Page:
NEWYORK, Jan. 19 -- The dollar traded near a four-week low against the yen on speculation the U.S. economic recovery will slow, prompting the Federal Reserve to keep interest rates near zero to sustain growth.
The U.S. currency fell versus 12 of its 16 major counterparts before U.S. reports this week that economists said will show building permits rose at a slower pace and manufacturing in the Philadelphia region fell. The euro traded near the lowest level since December against the yen amid concern Greece's deteriorating public finances will hamper a recovery in the region's economy.
"Some parts of the U.S. are still doing poorly, implying it's not rebounding as strongly as some other countries," said Masanobu Ishikawa, general manager of foreign exchange at Tokyo Forex & Ueda Harlow Ltd., Japan's largest currency broker. "The trend for dollar weakness is intact."
The dollar traded at 90.73 yen as of 9:53 a.m. in Tokyo from 90.78 yesterday in New York after earlier falling to 90.52, the weakest since Dec. 21. The U.S. currency was at $1.4398 per euro from $1.4384, and dropped to $1.6395 per pound from $1.6343. The euro was at 130.63 yen from 130.58 yesterday when it fell to 130.09, the lowest since Dec. 22.
The Commerce Department will say tomorrow building permits increased at a 580,000 pace in December, compared with a revised 589,000 in November, according to a Bloomberg News survey. The Federal Reserve Bank of Philadelphia's general economic index, due Jan. 21, declined to 19.4 this month from 20.4 in December, a separate Bloomberg survey showed.
Fed Rate Outlook
Futures on the Chicago Board of Trade show a 26 percent chance the Fed will raise borrowing costs from its current range of zero to 0.25 percent by its June meeting, down from 42 percent odds a month ago.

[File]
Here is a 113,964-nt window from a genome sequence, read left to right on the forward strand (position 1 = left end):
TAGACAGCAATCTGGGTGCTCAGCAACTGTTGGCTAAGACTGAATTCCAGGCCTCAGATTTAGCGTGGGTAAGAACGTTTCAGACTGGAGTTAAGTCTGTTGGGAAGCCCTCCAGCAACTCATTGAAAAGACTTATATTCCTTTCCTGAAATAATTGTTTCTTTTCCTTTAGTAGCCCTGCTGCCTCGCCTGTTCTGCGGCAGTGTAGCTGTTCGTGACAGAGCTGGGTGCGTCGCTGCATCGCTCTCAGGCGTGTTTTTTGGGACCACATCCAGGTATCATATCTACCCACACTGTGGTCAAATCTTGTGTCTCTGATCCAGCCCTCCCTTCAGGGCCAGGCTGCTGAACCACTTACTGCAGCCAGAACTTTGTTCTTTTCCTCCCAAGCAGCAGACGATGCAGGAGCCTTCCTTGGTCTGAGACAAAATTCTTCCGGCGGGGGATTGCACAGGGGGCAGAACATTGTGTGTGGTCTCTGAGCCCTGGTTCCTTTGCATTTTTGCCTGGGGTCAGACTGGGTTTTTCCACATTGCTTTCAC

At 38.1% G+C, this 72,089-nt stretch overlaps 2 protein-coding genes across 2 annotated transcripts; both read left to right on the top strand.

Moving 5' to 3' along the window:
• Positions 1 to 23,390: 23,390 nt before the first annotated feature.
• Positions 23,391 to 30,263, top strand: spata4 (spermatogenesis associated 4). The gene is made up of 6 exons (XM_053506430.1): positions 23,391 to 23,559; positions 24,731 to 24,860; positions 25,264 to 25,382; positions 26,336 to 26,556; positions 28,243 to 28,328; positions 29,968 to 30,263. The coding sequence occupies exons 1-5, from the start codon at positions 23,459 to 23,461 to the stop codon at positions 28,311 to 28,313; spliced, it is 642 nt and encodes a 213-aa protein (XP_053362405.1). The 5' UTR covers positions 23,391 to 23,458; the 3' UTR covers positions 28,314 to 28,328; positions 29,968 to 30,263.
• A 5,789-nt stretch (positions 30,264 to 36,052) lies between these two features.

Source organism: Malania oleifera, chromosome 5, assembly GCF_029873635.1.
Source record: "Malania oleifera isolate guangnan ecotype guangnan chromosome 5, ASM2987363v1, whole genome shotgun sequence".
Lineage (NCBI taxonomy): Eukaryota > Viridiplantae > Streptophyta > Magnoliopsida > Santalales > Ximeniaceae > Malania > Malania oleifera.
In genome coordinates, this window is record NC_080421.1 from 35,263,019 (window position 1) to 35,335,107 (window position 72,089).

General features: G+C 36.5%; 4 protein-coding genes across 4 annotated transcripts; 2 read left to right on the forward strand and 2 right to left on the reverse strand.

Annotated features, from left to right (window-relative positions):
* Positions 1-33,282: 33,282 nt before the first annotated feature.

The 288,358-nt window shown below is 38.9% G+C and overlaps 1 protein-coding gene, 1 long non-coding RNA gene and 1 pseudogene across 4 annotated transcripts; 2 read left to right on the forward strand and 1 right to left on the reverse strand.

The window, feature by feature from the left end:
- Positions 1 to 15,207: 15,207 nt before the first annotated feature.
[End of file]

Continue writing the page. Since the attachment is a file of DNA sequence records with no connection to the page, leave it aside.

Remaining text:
The euro was near a four-month low against the pound before a report today that economists said will show investor sentiment in Germany, the euro-zone's biggest economy, declined for a fourth month amid lingering concerns over Greece.
The ZEW Center for European Economic Research's index of investor and analyst expectations, which aims to predict developments six months ahead, slipped to 50 this month from 50.4 in December, according to a Bloomberg News survey.
"There is strong uncertainty about the depth of sovereign problems in Greece and the euro-zone," said Shinichi Hayashi, a dealer in Tokyo at Shinkin Central Bank, the central institution for Japan's financial cooperatives. "This will keep a lid on appetite for the euro."
Greece's worsening finances last month prompted Fitch Ratings, Moody's Investors Service and Standard & Poor's to cut the country's creditworthiness, fueling concern about a default on its debt and prompting investors to sell assets of other countries. Moody's said on Jan. 13 the Greek and Portuguese economies may face a "slow death" by dedicating more of their wealth to paying off debt.
Luxembourg Treasury Minister Jean-Claude Juncker said yesterday that Greece needs "drastic and courageous measures" to tackle its budget deficit and must do it on its own.
The euro was at 87.92 pence from 88.03 yesterday when it fell to 87.83, the lowest since Sept. 15.